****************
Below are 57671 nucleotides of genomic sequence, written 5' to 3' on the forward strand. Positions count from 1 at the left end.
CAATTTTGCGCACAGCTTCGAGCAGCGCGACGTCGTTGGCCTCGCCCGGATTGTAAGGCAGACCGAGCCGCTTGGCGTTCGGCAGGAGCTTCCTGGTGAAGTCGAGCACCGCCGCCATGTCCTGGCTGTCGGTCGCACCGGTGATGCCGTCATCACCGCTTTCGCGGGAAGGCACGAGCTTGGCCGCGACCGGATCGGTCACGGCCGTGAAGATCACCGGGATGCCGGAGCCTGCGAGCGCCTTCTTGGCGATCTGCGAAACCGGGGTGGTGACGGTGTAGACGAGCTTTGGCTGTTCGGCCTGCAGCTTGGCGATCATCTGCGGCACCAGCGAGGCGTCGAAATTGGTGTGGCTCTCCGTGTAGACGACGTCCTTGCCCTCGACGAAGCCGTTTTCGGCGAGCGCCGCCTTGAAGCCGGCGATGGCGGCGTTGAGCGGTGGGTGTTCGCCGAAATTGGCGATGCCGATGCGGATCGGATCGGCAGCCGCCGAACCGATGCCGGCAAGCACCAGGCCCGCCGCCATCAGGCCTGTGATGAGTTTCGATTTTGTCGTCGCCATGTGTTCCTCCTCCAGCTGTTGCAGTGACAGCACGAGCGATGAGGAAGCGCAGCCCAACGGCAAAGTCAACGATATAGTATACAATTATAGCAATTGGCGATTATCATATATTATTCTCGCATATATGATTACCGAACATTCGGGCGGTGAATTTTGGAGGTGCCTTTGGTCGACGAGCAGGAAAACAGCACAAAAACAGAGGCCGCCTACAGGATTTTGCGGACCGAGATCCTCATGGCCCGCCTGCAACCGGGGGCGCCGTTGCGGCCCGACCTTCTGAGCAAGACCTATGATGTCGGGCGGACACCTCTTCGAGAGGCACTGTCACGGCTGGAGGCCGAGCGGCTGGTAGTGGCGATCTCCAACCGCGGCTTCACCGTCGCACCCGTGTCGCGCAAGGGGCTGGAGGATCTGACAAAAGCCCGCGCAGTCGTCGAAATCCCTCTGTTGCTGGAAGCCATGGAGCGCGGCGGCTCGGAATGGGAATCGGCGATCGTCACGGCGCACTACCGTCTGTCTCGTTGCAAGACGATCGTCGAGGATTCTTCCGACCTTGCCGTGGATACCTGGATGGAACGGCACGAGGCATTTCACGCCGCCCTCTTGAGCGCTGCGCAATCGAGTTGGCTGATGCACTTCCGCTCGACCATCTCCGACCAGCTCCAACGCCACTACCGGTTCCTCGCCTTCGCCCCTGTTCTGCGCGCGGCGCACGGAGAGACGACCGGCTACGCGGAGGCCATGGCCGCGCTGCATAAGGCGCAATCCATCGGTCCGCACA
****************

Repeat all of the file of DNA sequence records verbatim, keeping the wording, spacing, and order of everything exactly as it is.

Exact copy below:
Below are 57671 nucleotides of genomic sequence, written 5' to 3' on the forward strand. Positions count from 1 at the left end.
CAATTTTGCGCACAGCTTCGAGCAGCGCGACGTCGTTGGCCTCGCCCGGATTGTAAGGCAGACCGAGCCGCTTGGCGTTCGGCAGGAGCTTCCTGGTGAAGTCGAGCACCGCCGCCATGTCCTGGCTGTCGGTCGCACCGGTGATGCCGTCATCACCGCTTTCGCGGGAAGGCACGAGCTTGGCCGCGACCGGATCGGTCACGGCCGTGAAGATCACCGGGATGCCGGAGCCTGCGAGCGCCTTCTTGGCGATCTGCGAAACCGGGGTGGTGACGGTGTAGACGAGCTTTGGCTGTTCGGCCTGCAGCTTGGCGATCATCTGCGGCACCAGCGAGGCGTCGAAATTGGTGTGGCTCTCCGTGTAGACGACGTCCTTGCCCTCGACGAAGCCGTTTTCGGCGAGCGCCGCCTTGAAGCCGGCGATGGCGGCGTTGAGCGGTGGGTGTTCGCCGAAATTGGCGATGCCGATGCGGATCGGATCGGCAGCCGCCGAACCGATGCCGGCAAGCACCAGGCCCGCCGCCATCAGGCCTGTGATGAGTTTCGATTTTGTCGTCGCCATGTGTTCCTCCTCCAGCTGTTGCAGTGACAGCACGAGCGATGAGGAAGCGCAGCCCAACGGCAAAGTCAACGATATAGTATACAATTATAGCAATTGGCGATTATCATATATTATTCTCGCATATATGATTACCGAACATTCGGGCGGTGAATTTTGGAGGTGCCTTTGGTCGACGAGCAGGAAAACAGCACAAAAACAGAGGCCGCCTACAGGATTTTGCGGACCGAGATCCTCATGGCCCGCCTGCAACCGGGGGCGCCGTTGCGGCCCGACCTTCTGAGCAAGACCTATGATGTCGGGCGGACACCTCTTCGAGAGGCACTGTCACGGCTGGAGGCCGAGCGGCTGGTAGTGGCGATCTCCAACCGCGGCTTCACCGTCGCACCCGTGTCGCGCAAGGGGCTGGAGGATCTGACAAAAGCCCGCGCAGTCGTCGAAATCCCTCTGTTGCTGGAAGCCATGGAGCGCGGCGGCTCGGAATGGGAATCGGCGATCGTCACGGCGCACTACCGTCTGTCTCGTTGCAAGACGATCGTCGAGGATTCTTCCGACCTTGCCGTGGATACCTGGATGGAACGGCACGAGGCATTTCACGCCGCCCTCTTGAGCGCTGCGCAATCGAGTTGGCTGATGCACTTCCGCTCGACCATCTCCGACCAGCTCCAACGCCACTACCGGTTCCTCGCCTTCGCCCCTGTTCTGCGCGCGGCGCACGGAGAGACGACCGGCTACGCGGAGGCCATGGCCGCGCTGCATAAGGCGCAATCCATCGGTCCGCACA